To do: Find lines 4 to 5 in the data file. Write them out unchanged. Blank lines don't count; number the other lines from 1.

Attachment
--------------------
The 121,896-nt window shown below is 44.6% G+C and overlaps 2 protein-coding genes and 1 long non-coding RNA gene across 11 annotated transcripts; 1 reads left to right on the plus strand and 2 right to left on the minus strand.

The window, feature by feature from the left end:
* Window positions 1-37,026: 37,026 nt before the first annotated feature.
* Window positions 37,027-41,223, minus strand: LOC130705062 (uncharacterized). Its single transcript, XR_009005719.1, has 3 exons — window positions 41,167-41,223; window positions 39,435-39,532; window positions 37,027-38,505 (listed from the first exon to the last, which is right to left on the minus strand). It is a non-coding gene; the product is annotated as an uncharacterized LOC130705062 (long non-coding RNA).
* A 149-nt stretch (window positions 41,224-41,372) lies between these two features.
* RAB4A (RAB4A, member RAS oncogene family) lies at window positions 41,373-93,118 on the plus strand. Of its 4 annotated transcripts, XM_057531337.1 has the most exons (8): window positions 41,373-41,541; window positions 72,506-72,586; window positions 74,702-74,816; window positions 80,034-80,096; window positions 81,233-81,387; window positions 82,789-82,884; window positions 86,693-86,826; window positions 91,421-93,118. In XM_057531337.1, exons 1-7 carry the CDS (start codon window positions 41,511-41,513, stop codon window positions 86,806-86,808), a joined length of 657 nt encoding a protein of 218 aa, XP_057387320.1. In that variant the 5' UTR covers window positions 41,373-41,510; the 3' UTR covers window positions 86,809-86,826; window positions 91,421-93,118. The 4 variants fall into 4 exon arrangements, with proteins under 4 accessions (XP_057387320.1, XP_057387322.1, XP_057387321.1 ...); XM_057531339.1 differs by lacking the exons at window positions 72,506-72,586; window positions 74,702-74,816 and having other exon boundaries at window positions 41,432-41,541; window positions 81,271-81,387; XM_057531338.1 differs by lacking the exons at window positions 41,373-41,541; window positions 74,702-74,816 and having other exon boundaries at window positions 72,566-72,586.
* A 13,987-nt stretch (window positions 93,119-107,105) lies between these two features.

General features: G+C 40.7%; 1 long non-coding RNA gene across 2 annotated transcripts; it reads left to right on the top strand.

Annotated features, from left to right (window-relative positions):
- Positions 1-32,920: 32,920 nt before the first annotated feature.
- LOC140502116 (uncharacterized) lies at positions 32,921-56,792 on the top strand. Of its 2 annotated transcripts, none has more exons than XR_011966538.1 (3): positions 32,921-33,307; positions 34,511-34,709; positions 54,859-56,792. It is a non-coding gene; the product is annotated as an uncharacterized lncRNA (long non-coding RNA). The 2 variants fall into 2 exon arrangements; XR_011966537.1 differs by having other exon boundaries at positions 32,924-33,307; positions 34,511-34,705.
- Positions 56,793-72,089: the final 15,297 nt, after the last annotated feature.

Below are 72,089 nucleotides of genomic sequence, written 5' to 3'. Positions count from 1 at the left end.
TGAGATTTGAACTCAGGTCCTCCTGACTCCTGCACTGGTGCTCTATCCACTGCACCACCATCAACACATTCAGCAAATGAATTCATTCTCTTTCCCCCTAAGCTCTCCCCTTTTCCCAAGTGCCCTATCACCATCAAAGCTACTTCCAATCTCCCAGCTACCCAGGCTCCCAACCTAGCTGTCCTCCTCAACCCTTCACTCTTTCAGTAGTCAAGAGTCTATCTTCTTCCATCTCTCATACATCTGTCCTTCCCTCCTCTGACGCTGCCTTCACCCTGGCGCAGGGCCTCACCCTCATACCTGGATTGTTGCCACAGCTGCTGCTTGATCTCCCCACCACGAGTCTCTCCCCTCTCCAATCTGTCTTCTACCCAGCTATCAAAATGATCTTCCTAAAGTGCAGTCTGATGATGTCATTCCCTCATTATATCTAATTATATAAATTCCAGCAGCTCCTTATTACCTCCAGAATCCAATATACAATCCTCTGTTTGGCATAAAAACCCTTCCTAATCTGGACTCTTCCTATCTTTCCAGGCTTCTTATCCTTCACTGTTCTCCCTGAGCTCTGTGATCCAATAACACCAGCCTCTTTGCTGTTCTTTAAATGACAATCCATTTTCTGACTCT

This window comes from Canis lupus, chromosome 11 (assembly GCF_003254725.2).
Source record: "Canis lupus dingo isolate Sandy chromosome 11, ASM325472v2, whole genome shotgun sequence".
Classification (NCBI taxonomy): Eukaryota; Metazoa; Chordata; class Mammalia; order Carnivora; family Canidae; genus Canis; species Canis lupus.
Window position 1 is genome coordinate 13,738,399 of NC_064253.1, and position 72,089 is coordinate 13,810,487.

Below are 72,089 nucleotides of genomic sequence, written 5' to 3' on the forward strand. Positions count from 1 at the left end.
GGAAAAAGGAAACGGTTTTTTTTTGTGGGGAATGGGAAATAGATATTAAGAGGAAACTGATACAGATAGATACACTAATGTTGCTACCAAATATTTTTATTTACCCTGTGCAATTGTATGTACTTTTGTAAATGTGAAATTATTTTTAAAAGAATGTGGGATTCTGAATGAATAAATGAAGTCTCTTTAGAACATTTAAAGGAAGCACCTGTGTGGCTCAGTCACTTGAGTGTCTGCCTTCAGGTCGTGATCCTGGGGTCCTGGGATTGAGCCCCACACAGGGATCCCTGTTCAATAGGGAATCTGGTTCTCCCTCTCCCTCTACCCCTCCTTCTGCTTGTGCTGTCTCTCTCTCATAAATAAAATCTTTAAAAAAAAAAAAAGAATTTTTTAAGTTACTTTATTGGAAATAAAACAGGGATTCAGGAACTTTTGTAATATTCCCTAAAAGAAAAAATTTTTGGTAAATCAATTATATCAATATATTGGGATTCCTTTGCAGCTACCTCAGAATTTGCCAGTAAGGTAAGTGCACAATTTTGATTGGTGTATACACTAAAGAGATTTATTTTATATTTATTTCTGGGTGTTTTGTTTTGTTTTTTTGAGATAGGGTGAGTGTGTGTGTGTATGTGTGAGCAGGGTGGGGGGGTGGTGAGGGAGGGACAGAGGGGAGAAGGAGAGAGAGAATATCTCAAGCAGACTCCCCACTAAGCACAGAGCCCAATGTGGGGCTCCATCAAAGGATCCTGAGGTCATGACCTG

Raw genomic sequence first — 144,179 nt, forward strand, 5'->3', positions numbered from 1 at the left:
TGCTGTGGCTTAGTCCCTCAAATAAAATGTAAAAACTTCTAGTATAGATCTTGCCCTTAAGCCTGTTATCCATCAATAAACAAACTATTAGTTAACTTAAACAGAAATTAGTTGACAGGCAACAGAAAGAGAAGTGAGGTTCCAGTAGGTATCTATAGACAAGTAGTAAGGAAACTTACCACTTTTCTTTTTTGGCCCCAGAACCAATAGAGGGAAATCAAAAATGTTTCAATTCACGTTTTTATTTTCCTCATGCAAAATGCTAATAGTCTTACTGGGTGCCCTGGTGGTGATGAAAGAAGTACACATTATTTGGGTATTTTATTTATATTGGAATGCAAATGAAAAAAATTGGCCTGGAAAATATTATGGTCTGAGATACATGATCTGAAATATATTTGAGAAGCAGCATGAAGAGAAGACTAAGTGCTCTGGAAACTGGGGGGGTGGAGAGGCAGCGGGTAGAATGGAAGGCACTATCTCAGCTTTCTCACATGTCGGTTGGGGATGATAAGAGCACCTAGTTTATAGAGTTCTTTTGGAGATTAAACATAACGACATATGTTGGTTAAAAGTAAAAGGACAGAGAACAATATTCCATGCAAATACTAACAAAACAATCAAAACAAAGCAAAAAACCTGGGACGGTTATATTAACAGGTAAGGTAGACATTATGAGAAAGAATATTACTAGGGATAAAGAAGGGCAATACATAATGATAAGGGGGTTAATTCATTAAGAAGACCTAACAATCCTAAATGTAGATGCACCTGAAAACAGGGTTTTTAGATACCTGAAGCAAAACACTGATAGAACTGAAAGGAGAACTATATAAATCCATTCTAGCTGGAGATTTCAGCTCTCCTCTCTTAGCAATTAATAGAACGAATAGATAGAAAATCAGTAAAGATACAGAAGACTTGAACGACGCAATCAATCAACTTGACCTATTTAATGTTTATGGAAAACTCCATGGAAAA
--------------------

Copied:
* Window positions 37,027-41,223, minus strand: LOC130705062 (uncharacterized). Its single transcript, XR_009005719.1, has 3 exons — window positions 41,167-41,223; window positions 39,435-39,532; window positions 37,027-38,505 (listed from the first exon to the last, which is right to left on the minus strand). It is a non-coding gene; the product is annotated as an uncharacterized LOC130705062 (long non-coding RNA).
* A 149-nt stretch (window positions 41,224-41,372) lies between these two features.